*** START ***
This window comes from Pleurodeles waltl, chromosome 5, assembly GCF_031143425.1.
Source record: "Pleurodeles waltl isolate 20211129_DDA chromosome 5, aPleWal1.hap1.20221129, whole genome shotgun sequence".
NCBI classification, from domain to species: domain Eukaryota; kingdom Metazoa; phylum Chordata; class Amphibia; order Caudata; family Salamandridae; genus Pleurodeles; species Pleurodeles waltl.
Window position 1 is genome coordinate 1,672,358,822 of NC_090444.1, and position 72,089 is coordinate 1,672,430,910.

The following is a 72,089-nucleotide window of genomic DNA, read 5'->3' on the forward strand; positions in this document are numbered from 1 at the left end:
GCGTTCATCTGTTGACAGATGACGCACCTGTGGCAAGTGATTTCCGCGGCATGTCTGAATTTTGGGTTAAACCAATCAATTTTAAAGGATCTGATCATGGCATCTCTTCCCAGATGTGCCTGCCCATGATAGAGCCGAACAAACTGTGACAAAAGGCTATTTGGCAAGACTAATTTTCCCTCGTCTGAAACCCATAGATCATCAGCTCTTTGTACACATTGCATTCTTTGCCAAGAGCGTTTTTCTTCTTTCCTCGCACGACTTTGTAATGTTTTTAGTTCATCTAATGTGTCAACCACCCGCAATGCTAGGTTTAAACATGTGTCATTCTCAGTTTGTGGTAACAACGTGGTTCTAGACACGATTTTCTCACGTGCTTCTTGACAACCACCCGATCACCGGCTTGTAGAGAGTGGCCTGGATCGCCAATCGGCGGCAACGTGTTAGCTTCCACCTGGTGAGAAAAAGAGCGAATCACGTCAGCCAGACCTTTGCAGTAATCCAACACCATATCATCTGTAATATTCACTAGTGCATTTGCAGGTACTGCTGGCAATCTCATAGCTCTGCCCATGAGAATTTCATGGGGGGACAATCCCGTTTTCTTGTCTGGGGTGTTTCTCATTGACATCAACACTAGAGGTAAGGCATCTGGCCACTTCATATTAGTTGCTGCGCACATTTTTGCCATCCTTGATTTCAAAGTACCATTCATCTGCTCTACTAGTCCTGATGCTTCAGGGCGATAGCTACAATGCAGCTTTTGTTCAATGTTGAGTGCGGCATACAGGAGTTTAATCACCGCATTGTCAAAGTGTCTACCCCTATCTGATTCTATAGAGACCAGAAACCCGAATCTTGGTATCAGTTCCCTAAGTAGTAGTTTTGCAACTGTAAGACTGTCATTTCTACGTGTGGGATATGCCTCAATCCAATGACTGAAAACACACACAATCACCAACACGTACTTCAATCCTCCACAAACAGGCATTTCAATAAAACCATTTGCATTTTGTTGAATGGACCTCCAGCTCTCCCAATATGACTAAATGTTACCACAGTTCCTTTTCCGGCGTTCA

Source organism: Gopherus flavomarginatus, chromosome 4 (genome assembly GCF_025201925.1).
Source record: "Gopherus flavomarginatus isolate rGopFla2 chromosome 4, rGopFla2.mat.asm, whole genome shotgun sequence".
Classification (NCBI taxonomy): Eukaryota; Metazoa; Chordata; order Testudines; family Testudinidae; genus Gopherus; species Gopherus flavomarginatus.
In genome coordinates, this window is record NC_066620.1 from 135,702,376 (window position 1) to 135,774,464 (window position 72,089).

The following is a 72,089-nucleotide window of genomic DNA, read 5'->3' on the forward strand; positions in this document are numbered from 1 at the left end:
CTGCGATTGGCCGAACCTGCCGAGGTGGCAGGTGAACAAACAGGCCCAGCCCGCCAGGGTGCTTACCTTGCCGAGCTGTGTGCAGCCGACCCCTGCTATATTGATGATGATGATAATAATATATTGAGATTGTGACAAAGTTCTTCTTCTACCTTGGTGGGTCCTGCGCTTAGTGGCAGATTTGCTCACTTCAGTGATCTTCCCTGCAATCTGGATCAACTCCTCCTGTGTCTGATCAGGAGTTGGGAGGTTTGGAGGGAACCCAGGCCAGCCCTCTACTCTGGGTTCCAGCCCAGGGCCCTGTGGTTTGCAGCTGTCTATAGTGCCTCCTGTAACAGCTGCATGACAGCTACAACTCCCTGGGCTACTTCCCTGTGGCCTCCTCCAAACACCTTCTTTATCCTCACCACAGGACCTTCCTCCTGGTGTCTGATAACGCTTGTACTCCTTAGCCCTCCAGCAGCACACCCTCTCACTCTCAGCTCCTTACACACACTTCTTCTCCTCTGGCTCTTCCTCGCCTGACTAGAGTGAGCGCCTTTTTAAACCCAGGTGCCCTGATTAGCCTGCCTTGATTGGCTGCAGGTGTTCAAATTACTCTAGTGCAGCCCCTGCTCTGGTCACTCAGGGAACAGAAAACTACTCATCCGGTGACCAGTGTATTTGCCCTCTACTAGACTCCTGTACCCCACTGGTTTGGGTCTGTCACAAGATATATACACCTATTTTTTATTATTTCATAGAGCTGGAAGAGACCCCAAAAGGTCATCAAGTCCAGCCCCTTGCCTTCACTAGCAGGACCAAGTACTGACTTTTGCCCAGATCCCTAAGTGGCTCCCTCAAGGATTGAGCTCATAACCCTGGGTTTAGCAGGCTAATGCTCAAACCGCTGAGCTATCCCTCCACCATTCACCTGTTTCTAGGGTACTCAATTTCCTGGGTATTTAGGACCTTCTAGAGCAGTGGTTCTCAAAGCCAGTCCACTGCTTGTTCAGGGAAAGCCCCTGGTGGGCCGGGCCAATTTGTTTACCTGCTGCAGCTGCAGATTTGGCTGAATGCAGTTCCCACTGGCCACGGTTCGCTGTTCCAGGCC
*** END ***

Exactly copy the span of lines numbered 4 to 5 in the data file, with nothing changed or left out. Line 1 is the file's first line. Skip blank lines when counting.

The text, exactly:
Window position 1 is genome coordinate 1,672,358,822 of NC_090444.1, and position 72,089 is coordinate 1,672,430,910.

The following is a 72,089-nucleotide window of genomic DNA, read 5'->3' on the forward strand; positions in this document are numbered from 1 at the left end: